Under the Safe Drinking Water Act the U.S. EPA requires that all public water supplies be tested for a list of 80 primary contaminants on a regular basis and meet these minimum standards. In addition, EPA has secondary standards for less hazardous substances based on aesthetic characteristics of taste, smell and appearance, which public water systems and states can choose to adopt or not. Neither the primary nor secondary safe drinking water standards apply to private wells, but these standards can be used as guidance to determine what levels of water constituents is too high and should be addressed. Contamination from human and animal waste and chemicals can be real health hazards and should be addressed immediately. However, most of the water quality issues with private wells are from naturally occurring contamination or impurities. While many natural contaminants such as iron, sulfate, and manganese are not considered serious health hazards, they can give drinking water an unpleasant taste, odor, or color and be annoying and persistent problems and EPA has established secondary standards that can be used as guidance. Excessive levels of sodium, total dissolved solids, harness, can be an annoyance and impact appliances. Several of the naturally occurring contaminants that commonly appear in well water are primary contaminants under the Safe Drinking Water Act and can be a health hazard at excessively high levels- nitrate, lead, arsenic, floride, and copper. The VCE Drinking Water Clinic will test for these.
The goal of the Virginia Household Water Quality Program is to educate well owners, improve the water quality and protect the health of Virginians with private water supplies, such as wells, springs and cisterns. This all begins with testing and understanding your water and properly maintaining your water system. In 60 of Virginia’s 95 counties more than half the households rely on private wells, springs, and cisterns. In total there are more than 1,500,000 households in Virginia with private water supplies. Homeowners relying on private water supplies are responsible for all aspects of their water system’s management, but may lack the knowledge and resources to effectively and properly manage and maintain their wells and water systems. Until a big problem arises, many homeowners ignore their private water systems, but they should be routinely tested every 1-3 years (every year for bacteria). If there is a pregnant woman or infant in the home the water should be tested. If there is any change in the taste, appearance, odor of water or your system is serviced or repaired then water should be tested to confirm that no contaminants were introduced.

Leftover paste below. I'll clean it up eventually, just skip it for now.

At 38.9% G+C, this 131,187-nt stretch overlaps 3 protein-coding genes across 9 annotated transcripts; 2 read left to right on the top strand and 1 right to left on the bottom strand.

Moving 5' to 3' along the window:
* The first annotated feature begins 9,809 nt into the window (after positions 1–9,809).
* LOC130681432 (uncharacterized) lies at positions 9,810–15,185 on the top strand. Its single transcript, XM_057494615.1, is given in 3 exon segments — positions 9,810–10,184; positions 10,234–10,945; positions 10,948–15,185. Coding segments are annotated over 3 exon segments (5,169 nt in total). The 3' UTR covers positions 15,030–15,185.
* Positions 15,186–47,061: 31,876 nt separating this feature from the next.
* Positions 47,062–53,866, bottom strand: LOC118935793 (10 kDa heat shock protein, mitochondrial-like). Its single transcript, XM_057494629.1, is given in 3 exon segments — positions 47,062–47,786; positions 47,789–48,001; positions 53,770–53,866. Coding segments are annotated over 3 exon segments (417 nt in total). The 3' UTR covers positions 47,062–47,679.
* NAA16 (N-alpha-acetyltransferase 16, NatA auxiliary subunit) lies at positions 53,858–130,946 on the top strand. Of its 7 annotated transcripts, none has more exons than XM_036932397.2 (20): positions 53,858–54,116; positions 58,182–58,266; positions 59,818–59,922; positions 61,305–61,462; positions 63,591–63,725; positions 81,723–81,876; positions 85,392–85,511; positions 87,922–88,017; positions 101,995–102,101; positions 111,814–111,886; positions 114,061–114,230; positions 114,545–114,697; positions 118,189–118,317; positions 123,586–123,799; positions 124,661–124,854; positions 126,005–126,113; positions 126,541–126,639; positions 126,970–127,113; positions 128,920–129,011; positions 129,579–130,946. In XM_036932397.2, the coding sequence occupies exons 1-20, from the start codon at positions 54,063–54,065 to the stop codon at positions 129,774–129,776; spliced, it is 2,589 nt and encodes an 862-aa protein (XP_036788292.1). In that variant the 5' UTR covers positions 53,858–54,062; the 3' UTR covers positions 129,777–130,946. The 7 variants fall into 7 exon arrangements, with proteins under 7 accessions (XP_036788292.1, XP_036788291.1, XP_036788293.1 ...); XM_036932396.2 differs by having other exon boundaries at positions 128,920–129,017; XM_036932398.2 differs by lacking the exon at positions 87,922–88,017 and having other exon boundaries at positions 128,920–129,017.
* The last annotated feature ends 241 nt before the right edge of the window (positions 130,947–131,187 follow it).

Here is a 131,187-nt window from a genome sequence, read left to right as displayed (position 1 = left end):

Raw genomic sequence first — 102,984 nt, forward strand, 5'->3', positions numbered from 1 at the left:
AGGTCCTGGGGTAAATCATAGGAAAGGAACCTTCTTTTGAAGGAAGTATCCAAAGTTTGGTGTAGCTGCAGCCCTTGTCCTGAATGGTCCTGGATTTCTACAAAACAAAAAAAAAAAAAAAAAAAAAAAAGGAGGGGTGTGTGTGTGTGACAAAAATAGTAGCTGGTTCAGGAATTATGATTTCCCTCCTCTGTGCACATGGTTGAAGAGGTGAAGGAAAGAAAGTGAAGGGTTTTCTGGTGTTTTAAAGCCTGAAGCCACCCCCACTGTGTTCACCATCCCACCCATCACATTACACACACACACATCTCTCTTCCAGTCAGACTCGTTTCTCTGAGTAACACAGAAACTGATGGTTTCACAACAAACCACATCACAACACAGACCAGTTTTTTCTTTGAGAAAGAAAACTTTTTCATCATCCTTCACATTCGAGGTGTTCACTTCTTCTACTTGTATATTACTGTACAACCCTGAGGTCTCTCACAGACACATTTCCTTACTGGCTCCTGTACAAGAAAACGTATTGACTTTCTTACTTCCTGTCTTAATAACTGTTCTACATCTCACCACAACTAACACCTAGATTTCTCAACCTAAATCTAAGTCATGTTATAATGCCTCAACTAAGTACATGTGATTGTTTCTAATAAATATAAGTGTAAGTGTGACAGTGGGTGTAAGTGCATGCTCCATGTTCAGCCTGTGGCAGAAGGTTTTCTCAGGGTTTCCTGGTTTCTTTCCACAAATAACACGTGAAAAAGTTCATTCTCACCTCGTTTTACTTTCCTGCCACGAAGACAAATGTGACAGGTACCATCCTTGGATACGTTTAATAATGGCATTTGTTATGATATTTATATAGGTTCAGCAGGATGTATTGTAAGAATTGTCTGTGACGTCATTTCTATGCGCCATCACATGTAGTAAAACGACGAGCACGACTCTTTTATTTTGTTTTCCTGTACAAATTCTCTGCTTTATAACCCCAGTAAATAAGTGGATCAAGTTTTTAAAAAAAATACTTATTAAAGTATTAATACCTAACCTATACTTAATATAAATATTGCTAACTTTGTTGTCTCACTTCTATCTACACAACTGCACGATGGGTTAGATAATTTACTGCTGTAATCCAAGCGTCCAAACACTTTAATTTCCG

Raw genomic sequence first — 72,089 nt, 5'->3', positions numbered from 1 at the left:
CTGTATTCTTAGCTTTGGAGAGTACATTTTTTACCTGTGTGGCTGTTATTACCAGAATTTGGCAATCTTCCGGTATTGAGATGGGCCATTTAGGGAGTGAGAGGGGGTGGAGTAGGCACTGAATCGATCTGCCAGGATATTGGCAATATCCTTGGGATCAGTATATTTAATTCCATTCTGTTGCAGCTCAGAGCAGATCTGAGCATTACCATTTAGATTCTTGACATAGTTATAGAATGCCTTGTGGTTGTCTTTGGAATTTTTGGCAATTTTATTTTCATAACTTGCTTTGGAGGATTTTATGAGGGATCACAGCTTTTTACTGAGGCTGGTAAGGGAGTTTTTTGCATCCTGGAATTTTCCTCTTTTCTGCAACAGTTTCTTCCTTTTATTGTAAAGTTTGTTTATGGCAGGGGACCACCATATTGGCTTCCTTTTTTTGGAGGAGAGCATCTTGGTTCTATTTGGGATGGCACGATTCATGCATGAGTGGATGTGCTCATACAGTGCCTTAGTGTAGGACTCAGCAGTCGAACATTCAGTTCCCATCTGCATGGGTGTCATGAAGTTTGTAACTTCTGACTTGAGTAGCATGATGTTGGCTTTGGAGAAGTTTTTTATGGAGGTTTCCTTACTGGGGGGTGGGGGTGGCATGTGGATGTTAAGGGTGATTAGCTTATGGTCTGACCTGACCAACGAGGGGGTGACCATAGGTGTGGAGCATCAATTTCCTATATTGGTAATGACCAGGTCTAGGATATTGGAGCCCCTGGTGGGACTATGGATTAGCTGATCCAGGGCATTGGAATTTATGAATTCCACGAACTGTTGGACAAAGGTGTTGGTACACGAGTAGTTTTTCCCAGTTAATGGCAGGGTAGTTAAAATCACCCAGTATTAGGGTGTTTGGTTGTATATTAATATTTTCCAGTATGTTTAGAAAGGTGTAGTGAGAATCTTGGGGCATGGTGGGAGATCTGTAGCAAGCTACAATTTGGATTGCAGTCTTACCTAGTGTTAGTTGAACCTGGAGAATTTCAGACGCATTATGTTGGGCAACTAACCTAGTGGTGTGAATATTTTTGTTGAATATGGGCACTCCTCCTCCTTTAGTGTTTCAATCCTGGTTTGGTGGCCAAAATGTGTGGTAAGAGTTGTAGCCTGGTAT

In addition running the drinking water clinics VCE has established the Virginia Master Well Owner Network (VAMWON), a group of Virginia Cooperative Extension educator/agents and screened volunteers trained in proper well construction and location, appropriate maintenance and protection of wells and springs, interpretation of water tests, and water treatment options. These educator/agents and volunteers form an excellent resource base for homeowners. If you are a private water system owner, consider contacting a Master Well Owner in your area if you cannot join us for the water clinic.